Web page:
There was voice-over, of which I'm usually not a fan, however, it was used correctly.  And damn it, they got the show-not-tell bits right.  The audience knew what was happening because they were showing us, not because anyone was telling us.  The voice over was mostly as a bookend anyway, and since it was Jason Bateman's voice, it was a welcome tone.
     I mentioned its heart, and I think it came from Wally and Sebastian.  They didn't change for each other, and I think that's just great. Wally talked to Sebastian just as he would talk to anyone. He wasn't a douche to Sebastian, like a lot of adults are to kids.
    As I said in the beginning, it was a RomCom.  So sure, we're pretty sure these two are going to end up together. But good for everyone involved--it was at the end, where it belonged.  And Kassie's proposal acceptance was the best I've ever heard. There weren't a lot of surprises with the film.  I bet most people wouldn't like it.  It's small and nuanced but packaged as big and hilarious.  But that doesn't mean it wasn't worth watching.  It was a RomCom for a slightly more cynical audience, which is to say, me.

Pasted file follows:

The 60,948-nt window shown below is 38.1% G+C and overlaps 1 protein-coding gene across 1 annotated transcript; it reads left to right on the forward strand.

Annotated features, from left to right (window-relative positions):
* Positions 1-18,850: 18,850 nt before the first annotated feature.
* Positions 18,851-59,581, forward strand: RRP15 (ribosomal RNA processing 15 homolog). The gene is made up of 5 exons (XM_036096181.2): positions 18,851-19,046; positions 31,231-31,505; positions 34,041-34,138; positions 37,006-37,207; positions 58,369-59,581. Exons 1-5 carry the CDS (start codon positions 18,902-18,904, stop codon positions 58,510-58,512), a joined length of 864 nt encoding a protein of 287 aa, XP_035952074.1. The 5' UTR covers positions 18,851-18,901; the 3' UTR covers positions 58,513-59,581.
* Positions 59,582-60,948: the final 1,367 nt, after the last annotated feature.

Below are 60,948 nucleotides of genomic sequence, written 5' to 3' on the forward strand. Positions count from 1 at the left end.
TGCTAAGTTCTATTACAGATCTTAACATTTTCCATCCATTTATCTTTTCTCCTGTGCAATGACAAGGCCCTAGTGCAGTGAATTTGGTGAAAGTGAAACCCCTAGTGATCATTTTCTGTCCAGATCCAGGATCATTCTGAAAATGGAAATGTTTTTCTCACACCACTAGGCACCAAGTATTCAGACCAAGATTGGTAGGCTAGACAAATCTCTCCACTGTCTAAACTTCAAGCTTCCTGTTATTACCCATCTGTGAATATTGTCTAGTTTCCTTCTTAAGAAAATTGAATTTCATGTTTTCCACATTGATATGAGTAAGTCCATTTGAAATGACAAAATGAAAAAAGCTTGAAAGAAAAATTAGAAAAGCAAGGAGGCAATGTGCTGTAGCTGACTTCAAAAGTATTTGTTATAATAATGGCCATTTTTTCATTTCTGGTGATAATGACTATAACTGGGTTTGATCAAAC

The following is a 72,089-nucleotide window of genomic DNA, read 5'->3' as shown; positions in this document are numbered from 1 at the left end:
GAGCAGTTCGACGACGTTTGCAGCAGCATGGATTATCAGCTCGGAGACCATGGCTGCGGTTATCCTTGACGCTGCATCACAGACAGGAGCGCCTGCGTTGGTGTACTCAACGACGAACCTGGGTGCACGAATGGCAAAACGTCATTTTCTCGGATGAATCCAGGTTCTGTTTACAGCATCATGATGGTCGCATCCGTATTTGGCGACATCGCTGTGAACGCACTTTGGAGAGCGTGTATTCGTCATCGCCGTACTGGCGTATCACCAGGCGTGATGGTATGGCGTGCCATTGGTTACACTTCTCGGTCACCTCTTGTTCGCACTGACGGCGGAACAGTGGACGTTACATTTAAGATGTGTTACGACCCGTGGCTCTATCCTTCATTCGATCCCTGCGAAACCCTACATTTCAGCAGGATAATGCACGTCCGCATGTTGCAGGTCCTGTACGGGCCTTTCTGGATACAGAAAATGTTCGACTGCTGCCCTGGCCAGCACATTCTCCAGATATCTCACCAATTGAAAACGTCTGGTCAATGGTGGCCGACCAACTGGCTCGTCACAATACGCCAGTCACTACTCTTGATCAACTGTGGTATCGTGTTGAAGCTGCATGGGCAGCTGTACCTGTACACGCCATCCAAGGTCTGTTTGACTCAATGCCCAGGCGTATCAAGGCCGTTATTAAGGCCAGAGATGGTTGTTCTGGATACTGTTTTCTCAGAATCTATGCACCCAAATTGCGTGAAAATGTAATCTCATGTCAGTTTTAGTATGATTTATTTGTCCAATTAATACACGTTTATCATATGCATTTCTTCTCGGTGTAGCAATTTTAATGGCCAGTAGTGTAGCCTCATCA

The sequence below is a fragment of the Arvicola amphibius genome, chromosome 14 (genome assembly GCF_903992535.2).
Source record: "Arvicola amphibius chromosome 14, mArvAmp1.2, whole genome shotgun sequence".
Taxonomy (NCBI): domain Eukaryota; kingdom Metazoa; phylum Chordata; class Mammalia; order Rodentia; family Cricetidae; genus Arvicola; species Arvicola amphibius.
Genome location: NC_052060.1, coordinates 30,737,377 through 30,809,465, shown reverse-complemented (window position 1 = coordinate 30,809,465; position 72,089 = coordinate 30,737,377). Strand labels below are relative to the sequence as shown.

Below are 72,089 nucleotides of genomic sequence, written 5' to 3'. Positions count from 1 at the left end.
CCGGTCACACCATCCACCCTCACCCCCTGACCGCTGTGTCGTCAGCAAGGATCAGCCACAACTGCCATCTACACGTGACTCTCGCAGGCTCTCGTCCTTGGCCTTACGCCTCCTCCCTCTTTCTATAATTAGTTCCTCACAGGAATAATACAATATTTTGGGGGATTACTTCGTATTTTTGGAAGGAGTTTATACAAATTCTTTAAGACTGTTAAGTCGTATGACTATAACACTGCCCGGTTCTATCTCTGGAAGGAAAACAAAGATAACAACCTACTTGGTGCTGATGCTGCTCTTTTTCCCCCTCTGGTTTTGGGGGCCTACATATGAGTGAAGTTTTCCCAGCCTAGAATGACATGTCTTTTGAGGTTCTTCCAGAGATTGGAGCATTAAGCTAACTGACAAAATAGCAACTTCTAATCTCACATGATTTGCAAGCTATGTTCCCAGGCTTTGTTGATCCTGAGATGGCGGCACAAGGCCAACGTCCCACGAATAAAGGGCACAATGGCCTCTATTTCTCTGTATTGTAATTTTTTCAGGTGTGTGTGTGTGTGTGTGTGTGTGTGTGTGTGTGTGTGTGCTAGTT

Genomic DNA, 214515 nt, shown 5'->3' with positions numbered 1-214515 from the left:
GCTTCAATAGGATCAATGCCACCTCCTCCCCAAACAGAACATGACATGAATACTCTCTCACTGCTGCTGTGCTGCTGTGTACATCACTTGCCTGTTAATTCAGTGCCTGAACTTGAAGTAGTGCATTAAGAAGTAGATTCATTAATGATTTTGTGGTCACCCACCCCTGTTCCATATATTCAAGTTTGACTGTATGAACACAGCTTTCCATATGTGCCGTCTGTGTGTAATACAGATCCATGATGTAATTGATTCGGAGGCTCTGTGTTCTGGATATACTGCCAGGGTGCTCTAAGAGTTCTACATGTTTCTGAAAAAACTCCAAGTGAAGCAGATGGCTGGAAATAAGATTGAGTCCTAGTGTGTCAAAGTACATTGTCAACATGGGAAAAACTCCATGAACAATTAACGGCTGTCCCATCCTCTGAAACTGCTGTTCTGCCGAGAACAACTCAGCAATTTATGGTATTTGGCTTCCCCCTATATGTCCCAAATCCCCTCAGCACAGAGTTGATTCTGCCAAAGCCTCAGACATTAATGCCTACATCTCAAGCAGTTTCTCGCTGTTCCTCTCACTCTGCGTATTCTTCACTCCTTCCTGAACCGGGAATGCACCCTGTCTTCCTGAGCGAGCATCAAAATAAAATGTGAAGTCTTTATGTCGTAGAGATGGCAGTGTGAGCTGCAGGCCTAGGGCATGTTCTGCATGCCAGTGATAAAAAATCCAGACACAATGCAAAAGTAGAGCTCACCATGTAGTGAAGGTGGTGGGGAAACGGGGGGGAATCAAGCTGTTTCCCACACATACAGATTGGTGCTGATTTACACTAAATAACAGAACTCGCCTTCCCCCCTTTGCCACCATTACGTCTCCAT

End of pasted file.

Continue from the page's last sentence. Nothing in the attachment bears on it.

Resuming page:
Monday, January 30, 2012

The Tipping Point

     As I write this, it is 10 minutes after midnight.  This is the tipping point.  I can either go to bed now and start Monday at a normal society-instilled adult time.  Or I can stay up for the next 4-6 hours and turn my schedule on its head.  Oh, these are tough decisions.
     For the last couple of weeks, I've been trying to embrace the vicious cycle. Mary suggested it, and she was right. As long as I was awake for more hours than I was asleep, what did it matter when those hours are?  I don't have an internal alarm clock like some people. I don't wake up unless a loud noise or slap to the face forces me up.  I have figured out a way to harness this power and use it for good.